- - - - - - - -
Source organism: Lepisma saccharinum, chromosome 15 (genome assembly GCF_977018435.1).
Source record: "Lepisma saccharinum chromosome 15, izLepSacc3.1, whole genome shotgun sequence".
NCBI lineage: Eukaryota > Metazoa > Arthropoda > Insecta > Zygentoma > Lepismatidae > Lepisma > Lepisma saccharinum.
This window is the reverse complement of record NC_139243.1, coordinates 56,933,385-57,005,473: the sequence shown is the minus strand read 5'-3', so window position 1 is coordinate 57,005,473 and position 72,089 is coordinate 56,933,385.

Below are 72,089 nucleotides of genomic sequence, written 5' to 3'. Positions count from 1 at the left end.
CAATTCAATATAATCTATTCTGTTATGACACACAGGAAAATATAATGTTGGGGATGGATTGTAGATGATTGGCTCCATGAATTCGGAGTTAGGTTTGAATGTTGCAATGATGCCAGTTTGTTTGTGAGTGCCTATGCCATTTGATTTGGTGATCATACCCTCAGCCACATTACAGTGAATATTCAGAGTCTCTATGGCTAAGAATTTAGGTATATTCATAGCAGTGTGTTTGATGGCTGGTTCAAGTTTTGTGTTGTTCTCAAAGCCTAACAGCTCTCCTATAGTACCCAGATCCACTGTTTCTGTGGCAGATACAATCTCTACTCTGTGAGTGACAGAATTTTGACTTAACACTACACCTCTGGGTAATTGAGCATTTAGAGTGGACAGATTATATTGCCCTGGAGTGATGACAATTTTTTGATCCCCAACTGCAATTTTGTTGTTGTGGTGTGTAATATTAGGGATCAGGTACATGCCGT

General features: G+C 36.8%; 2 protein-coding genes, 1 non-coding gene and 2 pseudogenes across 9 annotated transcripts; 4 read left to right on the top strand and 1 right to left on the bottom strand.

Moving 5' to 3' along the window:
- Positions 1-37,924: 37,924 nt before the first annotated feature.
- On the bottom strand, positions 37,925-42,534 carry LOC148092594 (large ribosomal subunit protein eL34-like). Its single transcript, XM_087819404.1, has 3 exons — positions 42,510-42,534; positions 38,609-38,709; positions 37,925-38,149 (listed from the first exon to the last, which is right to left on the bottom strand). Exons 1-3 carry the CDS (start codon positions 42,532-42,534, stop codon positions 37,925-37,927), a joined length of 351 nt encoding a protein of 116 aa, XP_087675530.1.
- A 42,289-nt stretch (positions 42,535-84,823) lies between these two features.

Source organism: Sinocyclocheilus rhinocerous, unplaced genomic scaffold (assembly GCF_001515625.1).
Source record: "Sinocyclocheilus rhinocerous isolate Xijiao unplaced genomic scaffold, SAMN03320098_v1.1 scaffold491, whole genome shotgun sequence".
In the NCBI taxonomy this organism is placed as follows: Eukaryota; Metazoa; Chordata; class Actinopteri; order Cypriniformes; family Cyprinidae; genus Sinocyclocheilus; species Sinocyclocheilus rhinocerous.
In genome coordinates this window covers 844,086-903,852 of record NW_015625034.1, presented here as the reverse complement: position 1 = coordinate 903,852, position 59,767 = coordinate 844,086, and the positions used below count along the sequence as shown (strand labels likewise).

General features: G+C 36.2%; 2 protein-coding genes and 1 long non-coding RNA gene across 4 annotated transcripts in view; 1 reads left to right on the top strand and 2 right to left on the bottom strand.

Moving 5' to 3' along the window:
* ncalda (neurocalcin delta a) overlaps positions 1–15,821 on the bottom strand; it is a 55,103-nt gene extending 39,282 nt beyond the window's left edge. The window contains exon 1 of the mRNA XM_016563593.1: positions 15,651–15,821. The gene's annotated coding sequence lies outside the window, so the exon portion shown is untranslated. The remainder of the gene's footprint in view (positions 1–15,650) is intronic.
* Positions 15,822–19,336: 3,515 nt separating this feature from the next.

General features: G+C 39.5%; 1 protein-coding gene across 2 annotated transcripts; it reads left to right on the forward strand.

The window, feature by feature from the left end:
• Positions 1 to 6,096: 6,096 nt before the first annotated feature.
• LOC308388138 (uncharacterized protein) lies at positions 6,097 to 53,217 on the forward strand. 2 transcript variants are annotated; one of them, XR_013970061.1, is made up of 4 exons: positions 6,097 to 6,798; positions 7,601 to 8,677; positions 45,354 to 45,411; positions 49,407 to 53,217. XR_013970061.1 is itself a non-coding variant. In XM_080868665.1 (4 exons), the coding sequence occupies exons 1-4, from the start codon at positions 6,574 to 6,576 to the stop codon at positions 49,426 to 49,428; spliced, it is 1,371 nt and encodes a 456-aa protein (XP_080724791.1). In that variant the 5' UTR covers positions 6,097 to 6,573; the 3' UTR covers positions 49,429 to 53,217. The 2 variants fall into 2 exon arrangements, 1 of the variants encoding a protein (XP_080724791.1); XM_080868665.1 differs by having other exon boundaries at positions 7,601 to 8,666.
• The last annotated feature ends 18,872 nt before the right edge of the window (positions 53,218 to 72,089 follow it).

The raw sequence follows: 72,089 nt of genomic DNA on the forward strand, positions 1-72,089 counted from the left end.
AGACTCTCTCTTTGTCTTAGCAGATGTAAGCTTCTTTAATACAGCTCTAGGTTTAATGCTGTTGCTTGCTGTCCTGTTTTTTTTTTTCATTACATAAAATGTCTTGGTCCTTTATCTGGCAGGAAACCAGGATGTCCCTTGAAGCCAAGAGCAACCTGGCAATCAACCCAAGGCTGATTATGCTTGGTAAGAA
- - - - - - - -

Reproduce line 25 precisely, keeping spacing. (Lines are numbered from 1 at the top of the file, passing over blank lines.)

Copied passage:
The raw sequence follows: 72,089 nt of genomic DNA on the forward strand, positions 1-72,089 counted from the left end.